Dee Ryding’s pioneering work to improve how we deal with death, includes helping create Bristol’s first Death Cafe and the Death Workshop at Arnos Vale Cemetery, led to her being voted National Celebrant of the Year in 2014. This is how she plans to move funerals away from Victorian gloom into celebrations of life.
Dee became passionate about changing the way we deal with death following the sudden loss of her two grandparents and then her baby son. She quit her job as a BBC director to train as a Funeral Celebrant with the British Humanist Association. During Dying Matters week in May she launch her new venture, Divine Ceremony, designed to offer more flexibility and choice with Home Funerals at affordable prices.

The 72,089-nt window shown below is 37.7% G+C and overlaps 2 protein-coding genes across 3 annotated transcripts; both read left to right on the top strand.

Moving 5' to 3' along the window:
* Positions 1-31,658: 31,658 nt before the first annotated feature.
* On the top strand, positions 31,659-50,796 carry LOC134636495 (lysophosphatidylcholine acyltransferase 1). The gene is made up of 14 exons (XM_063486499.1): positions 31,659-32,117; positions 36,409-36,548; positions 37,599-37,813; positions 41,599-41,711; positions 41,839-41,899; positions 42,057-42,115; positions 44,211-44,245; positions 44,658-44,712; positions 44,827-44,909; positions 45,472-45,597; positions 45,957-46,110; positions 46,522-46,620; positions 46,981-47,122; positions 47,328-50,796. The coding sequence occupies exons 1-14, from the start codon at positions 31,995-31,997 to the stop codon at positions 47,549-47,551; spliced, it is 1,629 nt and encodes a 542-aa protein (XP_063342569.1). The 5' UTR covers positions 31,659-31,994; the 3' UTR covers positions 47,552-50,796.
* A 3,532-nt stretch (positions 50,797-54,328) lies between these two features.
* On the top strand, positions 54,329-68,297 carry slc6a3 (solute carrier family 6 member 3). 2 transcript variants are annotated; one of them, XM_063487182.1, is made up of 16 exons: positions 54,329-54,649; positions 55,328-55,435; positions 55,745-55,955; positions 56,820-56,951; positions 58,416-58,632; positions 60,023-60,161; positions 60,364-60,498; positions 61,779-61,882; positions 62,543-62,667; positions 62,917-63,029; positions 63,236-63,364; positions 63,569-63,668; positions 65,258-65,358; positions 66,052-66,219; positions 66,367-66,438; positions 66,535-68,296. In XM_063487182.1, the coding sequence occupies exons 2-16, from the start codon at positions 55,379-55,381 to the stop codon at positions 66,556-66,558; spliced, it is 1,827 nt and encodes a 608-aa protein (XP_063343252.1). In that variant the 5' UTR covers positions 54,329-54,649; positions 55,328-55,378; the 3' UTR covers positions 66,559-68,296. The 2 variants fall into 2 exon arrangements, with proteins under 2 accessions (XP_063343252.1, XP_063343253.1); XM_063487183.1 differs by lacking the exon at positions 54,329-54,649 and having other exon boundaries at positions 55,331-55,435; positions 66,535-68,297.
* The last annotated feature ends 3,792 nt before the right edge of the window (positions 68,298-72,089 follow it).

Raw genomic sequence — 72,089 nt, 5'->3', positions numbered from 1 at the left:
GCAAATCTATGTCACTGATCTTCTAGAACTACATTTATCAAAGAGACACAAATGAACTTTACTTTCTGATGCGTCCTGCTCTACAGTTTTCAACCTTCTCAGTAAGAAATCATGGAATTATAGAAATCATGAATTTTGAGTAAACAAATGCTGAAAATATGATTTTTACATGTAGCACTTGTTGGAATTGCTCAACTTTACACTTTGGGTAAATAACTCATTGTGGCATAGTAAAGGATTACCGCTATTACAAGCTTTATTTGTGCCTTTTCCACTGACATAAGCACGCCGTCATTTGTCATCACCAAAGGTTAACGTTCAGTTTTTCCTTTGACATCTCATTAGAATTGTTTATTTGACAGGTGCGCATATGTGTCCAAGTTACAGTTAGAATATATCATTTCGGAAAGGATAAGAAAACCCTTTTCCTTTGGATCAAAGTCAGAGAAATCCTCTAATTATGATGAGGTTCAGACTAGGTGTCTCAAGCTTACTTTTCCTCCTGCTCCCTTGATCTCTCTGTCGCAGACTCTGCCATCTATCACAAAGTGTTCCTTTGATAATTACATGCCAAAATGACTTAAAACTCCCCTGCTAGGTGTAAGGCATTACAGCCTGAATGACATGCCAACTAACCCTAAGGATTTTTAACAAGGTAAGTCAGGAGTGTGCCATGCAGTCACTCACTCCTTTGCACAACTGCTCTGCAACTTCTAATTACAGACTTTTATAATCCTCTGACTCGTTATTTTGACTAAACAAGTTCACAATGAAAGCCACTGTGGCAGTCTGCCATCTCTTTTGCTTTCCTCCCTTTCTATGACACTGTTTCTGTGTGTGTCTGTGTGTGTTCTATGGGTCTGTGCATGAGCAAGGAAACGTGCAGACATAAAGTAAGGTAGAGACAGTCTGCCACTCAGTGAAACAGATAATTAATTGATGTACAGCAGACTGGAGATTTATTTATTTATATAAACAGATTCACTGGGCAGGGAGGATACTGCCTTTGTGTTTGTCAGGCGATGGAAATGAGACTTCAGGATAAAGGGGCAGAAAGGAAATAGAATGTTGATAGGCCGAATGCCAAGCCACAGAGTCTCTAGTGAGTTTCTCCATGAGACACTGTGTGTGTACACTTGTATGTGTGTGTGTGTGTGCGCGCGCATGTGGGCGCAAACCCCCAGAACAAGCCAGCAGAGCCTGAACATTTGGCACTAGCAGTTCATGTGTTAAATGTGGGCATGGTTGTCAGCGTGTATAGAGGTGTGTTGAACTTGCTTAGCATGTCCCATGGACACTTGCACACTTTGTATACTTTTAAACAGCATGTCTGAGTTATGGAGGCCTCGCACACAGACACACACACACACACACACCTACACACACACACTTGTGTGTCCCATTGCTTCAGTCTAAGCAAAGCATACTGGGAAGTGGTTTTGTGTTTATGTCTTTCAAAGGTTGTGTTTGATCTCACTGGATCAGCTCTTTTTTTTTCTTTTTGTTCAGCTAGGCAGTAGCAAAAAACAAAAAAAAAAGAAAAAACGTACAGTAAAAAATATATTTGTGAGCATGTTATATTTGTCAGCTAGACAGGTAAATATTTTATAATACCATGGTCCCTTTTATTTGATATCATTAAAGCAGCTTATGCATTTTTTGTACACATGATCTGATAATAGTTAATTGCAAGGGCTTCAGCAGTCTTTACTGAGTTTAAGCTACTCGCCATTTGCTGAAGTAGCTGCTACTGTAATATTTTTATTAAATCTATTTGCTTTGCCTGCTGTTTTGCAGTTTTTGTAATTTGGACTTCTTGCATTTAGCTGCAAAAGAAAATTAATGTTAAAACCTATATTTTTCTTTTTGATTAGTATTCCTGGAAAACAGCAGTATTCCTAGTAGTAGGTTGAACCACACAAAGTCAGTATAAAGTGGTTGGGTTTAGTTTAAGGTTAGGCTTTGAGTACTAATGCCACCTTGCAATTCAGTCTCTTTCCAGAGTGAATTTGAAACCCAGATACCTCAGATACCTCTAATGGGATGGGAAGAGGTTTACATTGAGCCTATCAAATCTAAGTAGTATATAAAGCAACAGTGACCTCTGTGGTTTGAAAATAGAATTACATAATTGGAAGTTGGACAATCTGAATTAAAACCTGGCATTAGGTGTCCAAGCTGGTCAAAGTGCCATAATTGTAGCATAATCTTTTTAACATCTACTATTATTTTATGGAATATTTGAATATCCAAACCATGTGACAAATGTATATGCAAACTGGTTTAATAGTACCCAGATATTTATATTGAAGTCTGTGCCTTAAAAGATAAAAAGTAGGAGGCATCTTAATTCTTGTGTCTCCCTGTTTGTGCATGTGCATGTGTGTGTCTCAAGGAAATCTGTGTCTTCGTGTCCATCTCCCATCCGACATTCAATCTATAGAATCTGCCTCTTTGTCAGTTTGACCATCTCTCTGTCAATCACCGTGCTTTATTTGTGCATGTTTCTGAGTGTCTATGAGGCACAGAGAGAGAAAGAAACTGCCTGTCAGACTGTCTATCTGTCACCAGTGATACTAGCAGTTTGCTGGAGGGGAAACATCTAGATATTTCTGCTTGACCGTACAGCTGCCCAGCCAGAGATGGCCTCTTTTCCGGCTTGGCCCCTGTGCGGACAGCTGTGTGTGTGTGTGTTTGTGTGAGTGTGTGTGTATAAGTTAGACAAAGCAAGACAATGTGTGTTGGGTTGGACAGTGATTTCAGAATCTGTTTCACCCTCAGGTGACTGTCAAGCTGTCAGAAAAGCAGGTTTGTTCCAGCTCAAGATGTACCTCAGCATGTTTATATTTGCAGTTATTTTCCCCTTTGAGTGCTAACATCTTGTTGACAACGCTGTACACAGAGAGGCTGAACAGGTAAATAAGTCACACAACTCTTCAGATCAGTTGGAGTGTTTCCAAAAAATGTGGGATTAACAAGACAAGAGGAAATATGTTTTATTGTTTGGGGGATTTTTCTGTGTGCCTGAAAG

“My daughter was very upset at losing her brother so I wrote a ceremony for my son. We planted a tree in the garden and put a toy under the tree, we read poetry. It was just for the three of us. I started to realise the importance of ritual. It can make the difference between moving forward and staying locked within the grieving process”
What led you to this work?
I am a great believer that we have signposts in our lives. Sometimes they just can’t be ignored. A neighbour died and had requested that my husband lead his funeral ceremony. I wrote the ceremony and it ignited something for me. My grandmother died and then my grandfather died on the day of her funeral. So we had two funerals very close together, neither was comforting, they did not talk about my grandparents as people. I left thinking I could do that better. At that time I was pregnant with my baby son, unfortunately he died.
It was a very difficult time. We didn’t have a faith – so we were rudderless. My daughter was very upset at losing her brother so I wrote a ceremony for my son. We planted a tree in the garden and put a toy under the tree, we read poetry. It was just for the three of us. I started to realise the importance of ritual. It can make the difference between moving forward and staying locked within the grieving process.